Mr Yettaw made two visits to Aung San Suu Kyi's house
John Yettaw is a 53-year-old American who was sentenced to seven years in prison but then deported after swimming to the lakeside home of detained Burmese pro-democracy leader Aung San Suu Kyi.
A Mormon, Mr Yettaw said he had been sent by God to deliver a warning that she would be assassinated.
Police fished him out of the lake after he had stayed uninvited at Ms Suu Kyi's home for two nights, sleeping on the floor.
At the time Burmese media reported that Mr Yettaw was carrying a large water bottle, presumably as a buoyancy aid, as well as a US passport, a torch, pliers, and US and local currency.
Images circulating on Burmese official websites apparently taken by Mr Yettaw himself showed a heavy-set middle-aged man. In one, he was shown wearing improvised flippers on his feet.
His detention led to that of Ms Suu Kyi, who was sentenced to an additional 18 months of house arrest over the incident - enough to prevent her from taking part in elections scheduled for 2010.
Mr Yettaw's seven-year sentence was to include four years of hard labour. But, on 15 August, the Burmese agreed to deport him, and he left with US Senator Jim Webb a day later.
The decision followed a meeting between Senator Webb and Burma's military ruler Than Shwe.
Soon after Mr Yettaw's arrest Ms Suu Kyi's lawyer said her supporters were "very angry with this wretched American", whom he called "a fool".
"He is the cause of all these problems," said the lawyer, Kyi Win.
US embassy staff have been able to meet Mr Yettaw briefly
Opponents of the government have said the bizarre circumstances were used as a pretext for keeping Ms Suu Kyi locked away.
Ms Suu Kyi's lawyer said Mr Yettaw had broken into her house once before, in November last year, and she had immediately sent him away.
On the second visit in May, he reportedly arrived at her house exhausted, lying down with cramps in his legs. Ms Suu Kyi's companions heard him groaning but did not let him in until after dawn.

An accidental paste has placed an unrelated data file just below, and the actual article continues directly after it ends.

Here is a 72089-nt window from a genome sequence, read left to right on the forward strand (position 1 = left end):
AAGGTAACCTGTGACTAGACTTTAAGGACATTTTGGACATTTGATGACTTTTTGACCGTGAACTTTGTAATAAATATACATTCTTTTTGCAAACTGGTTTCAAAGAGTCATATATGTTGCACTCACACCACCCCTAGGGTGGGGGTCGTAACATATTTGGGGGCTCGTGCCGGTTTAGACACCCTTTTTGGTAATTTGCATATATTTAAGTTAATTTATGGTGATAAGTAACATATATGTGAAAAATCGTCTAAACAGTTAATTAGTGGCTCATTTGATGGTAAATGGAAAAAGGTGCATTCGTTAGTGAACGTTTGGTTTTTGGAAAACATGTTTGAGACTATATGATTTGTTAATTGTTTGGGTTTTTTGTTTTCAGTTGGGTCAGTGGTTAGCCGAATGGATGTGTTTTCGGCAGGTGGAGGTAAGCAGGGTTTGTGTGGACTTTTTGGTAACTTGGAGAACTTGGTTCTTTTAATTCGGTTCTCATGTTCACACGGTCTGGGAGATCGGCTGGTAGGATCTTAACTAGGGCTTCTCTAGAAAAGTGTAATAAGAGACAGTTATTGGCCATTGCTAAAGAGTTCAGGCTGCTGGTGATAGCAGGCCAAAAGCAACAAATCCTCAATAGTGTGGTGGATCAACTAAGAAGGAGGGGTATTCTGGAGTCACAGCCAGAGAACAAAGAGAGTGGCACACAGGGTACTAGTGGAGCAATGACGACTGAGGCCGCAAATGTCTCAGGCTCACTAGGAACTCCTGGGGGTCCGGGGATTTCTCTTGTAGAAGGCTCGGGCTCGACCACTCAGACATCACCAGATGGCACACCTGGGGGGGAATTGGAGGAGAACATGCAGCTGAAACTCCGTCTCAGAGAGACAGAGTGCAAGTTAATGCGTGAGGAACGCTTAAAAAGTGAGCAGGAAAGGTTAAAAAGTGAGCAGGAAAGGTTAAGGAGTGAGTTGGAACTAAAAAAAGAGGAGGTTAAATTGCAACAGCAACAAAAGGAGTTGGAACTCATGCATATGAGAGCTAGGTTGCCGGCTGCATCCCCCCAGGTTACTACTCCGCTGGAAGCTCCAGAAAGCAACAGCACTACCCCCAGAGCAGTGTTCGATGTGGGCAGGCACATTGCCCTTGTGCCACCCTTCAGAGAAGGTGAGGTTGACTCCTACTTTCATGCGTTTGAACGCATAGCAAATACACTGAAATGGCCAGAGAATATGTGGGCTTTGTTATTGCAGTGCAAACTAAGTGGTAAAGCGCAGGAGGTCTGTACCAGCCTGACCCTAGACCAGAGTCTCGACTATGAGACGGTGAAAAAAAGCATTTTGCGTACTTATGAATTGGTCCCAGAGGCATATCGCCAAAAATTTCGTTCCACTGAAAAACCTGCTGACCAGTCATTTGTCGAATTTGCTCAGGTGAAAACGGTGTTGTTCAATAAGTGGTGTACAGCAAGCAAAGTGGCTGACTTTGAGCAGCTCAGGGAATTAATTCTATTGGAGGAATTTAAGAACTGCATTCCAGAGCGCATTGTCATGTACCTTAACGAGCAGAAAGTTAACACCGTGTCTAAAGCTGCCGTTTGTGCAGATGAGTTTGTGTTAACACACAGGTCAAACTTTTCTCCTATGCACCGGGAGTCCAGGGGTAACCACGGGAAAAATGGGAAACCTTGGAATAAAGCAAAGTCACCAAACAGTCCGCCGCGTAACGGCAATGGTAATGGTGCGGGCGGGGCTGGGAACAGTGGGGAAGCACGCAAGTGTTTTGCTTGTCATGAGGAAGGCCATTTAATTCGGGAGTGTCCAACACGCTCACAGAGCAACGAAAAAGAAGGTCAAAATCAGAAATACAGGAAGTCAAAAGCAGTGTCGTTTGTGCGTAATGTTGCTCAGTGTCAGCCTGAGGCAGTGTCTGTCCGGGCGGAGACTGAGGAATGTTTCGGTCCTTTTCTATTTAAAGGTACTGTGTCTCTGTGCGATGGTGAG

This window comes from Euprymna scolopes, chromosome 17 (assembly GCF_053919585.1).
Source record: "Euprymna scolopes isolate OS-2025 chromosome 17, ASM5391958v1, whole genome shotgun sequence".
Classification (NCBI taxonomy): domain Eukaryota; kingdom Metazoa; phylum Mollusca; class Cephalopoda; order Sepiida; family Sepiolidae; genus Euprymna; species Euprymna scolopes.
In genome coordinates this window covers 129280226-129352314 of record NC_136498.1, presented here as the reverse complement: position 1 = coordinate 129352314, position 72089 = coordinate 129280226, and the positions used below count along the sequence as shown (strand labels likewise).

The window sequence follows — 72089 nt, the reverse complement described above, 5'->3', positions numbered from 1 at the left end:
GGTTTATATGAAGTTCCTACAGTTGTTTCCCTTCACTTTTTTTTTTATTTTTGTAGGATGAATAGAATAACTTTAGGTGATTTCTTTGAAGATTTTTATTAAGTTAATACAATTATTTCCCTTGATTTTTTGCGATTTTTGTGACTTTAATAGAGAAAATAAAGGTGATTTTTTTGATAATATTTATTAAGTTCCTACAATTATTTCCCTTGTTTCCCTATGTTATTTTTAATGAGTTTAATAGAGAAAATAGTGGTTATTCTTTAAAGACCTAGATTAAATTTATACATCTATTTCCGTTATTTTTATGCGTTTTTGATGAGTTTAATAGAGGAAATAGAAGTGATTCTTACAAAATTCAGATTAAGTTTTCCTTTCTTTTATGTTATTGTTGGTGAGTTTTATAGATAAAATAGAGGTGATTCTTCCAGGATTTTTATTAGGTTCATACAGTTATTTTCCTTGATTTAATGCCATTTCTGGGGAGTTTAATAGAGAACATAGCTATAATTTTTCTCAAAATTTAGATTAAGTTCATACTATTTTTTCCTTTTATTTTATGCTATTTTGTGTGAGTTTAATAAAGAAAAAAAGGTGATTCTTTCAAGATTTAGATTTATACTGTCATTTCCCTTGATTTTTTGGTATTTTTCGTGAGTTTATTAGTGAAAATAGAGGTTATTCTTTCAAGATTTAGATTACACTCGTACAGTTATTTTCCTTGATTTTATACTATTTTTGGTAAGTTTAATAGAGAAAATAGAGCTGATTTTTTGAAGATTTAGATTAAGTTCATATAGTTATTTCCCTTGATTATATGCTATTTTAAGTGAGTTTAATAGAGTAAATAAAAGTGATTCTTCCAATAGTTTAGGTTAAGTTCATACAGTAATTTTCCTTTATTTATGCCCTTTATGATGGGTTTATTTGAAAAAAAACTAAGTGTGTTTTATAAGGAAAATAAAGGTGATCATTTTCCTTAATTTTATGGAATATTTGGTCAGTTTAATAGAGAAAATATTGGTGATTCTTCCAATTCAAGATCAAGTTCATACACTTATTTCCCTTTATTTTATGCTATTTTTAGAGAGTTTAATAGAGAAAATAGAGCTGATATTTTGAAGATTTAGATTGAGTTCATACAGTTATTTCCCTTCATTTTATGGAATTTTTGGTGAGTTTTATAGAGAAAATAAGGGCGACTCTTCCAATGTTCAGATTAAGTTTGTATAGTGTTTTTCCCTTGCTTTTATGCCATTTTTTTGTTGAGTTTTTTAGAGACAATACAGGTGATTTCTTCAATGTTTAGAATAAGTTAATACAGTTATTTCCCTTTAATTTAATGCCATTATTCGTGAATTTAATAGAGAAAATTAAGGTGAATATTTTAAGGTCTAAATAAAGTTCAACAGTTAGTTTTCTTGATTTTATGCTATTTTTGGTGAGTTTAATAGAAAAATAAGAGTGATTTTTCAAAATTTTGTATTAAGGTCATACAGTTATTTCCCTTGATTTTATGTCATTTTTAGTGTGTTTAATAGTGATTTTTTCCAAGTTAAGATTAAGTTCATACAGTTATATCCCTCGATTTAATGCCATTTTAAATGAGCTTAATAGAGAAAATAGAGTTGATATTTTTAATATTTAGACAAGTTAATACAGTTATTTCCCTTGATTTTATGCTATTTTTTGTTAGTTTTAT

In her closing statements Ms Suu Kyi said that in allowing Mr Yettaw to stay she had acted "without malice, simply... to ensure that no-one concerned should suffer any adverse consequences".
She even defended him, saying he had a right to say what he believed.
Shortly before the verdict Mr Yettaw was treated in hospital in the Burmese capital, Rangoon, after suffering from epileptic seizures.
A Vietnam veteran, from Falcon, Missouri, Mr Yettaw is also said to suffer from diabetes and heart trouble.
His ex-wife, Yvonne, told the Associated Press news agency that he had recently been working on a psychology paper about forgiveness after trauma, which took him to South East Asia.
John Yettaw used an improvised pair of flippers for his swim
Mr Yettaw's wife, Betty, described her husband as eccentric but peace-loving.
"He does not have a political agenda and meant her [Aung San Suu Kyi] absolutely no harm," she told AP.
Mr Yettaw has claimed to have had a traumatic childhood, and his wife said he suffered a head injury during military service that caused blackouts and seizures.
His 17-year-old son died in a motorcycle accident in 2007.
"After Clint's death, he took something that was already of intense interest to him because of previous experiences in his life, healing/forgiveness following traumatic events, and threw himself into his research, which precipitated his six months in Asia last year," his wife said.
Soon after his arrest, neighbours in Falcon gave a mixed account.
One, Mike Assell, told CNN: "He was just a very intelligent man to talk to, he was very literate, he had a good vocabulary and you could talk to him and he understood what you were talking about."
Other unnamed residents alleged that he struggled with drinking and post-traumatic stress disorder, CNN reported.
The Thailand-based independent Burmese publication Irrawaddy said Mr Yettaw appeared to be one of the many "self-appointed saviours" in Burma - foreign democracy activists using direct action to achieve political change in the country.
Among these is Briton Rachel Goldwyn, who in September 1999 was sentenced to seven years of hard labour for singing pro-democracy songs in Burma. She was released after two months.
Her detention came shortly after another Briton, James Mawdsley, was arrested for handing out anti-government leaflets. He was sentenced to 17 years in prison, serving just under a year.
Irrawaddy magazine criticised the "activists, experts, apologists, lobbyists, scholars, opportunists, do-or-die religious zealots and mercenaries" who have attempted to make a change in Burma on their own.
The "naive acts cause more harm than good", it said.